Considering that Jackson is a taller corner and he’s still somewhat relatively new to the position, his technique still needs work. He has a tendency of playing too tall. As a result of that, he tends to run on his heels and gets grabby.
Once Jackson comes out of his initial stance at the line-of-scrimmage, he stands straight up. Standing straight up limits his ability to mirror the movements of the receiver that he’s guarding. Still solid coverage, but you can see the flaws and grabbiness in his technique are on full display in this example.
— Hip Fluidity/Change of Direction
One of the biggest improvements I would like to see Jackson make is his consistency in his change of direction skills and turning in phase with receivers. When matched up against shiftier or faster receivers, Jackson sometimes struggles with their quicker movements in their routes because of his average hip fluidity and technique.
Josh Jackson is viewed as a first-round prospect by many and I completely agree. He is the total package at cornerback and everything that you want a first-round prospect to exemplify. Just like any other prospect, he has flaws, but his minor flaws are very correctable.
Jackson reminds me a lot of Detroit Lions Pro-Bowl cornerback Darius Slay. Possessing a very similar skill-set, frame, and upside. It would not surprise one bit once we look back on the draft in a few years that Jackson was one of the better overall defensive players.
The Scouts Eye View
In the coming months, my talk about the NFL Draft and positional rankings will increase. Rankings and stock reports are starting to surface everywhere on each particular prospect.
Below is my way too early top-40 prospects of the 2018 draft — including a mini-breakdown and my scouting notes of every prospect and an NFL comparison for each.
1. RB / Saquon Barkley — Penn State
NFL Comparison: Ladanian Tomlinson
After getting off to a scorching hot start to the 2017 season, defenses began to hone in on the talented rusher. Even though he’s face eight and sometimes even nine man boxes, it still does not discredit the fact that Barkley is special. He is a living definition of the modern day NFL running back. With the ability to run between the tackles, out on the perimeter and catch out of the backfield, he has the potential to be a centerpiece for an offense. He’s a special talent.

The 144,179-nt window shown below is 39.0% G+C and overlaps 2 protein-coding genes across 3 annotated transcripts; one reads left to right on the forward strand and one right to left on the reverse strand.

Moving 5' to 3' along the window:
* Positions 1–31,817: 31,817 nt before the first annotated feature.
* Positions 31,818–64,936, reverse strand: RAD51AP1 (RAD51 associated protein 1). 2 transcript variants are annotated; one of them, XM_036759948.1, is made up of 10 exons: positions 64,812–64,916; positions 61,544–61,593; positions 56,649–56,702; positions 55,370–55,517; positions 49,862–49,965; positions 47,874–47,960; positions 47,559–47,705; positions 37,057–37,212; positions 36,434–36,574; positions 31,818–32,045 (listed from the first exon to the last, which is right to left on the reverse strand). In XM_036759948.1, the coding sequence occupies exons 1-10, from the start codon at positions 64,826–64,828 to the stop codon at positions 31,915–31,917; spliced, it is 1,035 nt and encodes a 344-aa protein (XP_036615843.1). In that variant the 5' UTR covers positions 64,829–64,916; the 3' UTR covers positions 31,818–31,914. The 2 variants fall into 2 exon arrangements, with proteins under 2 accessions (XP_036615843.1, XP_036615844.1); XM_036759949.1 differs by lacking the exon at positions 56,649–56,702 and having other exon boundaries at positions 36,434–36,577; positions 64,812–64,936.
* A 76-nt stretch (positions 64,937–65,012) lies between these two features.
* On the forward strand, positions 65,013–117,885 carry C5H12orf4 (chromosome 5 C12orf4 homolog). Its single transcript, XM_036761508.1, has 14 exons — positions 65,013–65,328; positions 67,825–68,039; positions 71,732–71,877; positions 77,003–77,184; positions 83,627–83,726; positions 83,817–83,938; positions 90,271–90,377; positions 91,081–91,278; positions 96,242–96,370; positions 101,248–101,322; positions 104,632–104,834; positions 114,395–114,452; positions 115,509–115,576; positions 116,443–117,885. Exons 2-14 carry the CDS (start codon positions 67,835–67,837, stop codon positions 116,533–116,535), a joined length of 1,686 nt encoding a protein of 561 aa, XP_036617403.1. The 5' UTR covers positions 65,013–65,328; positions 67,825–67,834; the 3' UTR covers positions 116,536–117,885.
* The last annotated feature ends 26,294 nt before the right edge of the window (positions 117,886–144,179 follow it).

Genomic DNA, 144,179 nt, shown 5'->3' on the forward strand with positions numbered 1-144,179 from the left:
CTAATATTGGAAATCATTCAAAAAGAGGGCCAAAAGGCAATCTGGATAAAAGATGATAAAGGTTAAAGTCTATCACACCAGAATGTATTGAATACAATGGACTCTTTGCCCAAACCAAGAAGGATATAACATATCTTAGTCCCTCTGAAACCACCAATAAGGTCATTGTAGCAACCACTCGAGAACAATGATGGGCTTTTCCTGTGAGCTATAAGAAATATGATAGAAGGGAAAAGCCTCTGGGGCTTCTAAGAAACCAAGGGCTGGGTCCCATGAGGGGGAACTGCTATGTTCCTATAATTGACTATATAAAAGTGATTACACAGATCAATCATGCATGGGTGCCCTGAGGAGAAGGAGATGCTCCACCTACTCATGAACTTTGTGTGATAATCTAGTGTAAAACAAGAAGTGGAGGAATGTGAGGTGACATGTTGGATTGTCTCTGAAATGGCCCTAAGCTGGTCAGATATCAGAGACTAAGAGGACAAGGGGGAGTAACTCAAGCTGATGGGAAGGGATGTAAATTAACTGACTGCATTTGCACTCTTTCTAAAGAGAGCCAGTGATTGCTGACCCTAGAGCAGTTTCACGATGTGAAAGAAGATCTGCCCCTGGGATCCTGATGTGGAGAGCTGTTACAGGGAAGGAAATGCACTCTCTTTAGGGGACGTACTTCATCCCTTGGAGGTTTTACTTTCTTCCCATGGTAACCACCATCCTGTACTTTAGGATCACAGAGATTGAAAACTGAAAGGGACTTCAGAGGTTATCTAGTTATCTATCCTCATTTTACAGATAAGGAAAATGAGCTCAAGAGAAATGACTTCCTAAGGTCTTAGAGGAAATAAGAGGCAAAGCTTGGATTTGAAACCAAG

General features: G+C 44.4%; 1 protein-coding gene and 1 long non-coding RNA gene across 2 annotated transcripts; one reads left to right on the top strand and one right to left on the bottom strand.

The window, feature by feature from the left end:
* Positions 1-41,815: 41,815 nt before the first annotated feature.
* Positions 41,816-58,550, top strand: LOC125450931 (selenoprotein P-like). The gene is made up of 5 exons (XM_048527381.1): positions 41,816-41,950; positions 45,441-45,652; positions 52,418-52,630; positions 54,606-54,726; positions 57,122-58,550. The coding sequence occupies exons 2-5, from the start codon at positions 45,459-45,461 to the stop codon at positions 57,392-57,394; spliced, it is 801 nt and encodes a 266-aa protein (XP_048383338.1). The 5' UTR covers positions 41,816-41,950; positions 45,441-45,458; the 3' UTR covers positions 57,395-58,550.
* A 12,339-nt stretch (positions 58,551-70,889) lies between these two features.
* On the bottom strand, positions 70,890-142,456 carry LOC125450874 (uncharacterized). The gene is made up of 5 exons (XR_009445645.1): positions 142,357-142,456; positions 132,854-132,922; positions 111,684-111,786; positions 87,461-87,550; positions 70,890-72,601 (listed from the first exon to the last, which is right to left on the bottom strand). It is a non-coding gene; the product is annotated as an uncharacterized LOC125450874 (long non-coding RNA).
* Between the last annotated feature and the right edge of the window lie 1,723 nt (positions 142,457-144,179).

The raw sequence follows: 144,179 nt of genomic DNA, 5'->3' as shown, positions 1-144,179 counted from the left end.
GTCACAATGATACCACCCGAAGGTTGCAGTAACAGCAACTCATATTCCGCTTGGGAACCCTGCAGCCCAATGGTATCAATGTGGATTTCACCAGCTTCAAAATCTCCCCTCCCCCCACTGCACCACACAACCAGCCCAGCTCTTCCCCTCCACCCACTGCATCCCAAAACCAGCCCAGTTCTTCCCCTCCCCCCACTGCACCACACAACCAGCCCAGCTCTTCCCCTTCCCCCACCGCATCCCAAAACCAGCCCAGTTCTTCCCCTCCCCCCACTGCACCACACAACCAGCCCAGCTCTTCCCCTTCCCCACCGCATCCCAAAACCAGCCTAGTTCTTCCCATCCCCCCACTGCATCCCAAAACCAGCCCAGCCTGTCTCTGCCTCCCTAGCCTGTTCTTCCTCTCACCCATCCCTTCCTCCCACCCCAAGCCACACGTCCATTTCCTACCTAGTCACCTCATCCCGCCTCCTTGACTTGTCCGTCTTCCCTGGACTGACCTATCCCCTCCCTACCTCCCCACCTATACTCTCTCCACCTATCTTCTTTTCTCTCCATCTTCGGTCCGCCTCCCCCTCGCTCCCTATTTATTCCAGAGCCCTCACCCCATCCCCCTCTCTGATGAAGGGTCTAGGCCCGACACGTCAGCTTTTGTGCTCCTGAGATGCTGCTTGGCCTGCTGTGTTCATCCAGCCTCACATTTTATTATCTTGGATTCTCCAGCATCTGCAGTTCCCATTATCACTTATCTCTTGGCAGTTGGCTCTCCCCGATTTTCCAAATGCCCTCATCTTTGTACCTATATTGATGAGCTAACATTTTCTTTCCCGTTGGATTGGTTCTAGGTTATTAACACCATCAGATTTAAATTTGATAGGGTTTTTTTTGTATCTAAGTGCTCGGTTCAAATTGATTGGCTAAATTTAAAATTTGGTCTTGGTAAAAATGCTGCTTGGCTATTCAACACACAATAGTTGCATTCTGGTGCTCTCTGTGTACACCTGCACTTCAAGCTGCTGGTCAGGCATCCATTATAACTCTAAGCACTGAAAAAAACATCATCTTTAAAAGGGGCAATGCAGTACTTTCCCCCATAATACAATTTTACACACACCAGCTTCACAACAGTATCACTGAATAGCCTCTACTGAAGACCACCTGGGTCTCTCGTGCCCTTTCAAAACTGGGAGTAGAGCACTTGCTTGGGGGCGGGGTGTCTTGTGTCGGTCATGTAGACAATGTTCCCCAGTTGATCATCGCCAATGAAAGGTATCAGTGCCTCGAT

2. CB / S / Minkah Fitzpatrick — Alabama
NFL Comparison: Malcolm Jenkins
The biggest debate with Fitzpatrick is where do you play him? My answer to that is just to simply get him on the field and let him flourish. The Crimson Tide defender is a “football player”. Having experience at cornerback and strong safety, he is the ultimate chess piece on defense. Where he provides tremendous value though is as a blitzer off of the edge. He has an uncanny ability on blitzes of being able to generate pressure and create turnovers.
3. OG / Quenton Nelson — Notre Dame
NFL Comparison: Richie Incognito
Already labeled by ESPN NFL Draft analyst Mel Kiper as “the best pure offensive lineman in the draft in the last 35 years”, Nelson is the real deal. Possessing overbearing power, above average athleticism and playing with a tremendous mean streak, he will easily be a plug and play starter for the team that drafts him. He has all the qualities you love to see in an elite offensive line prospect and it would not shock me at all if he is an instant All-Pro. Nelson is that good.
4. EDGE / Bradley Chubb — NC State
NFL Comparison: Everson Griffen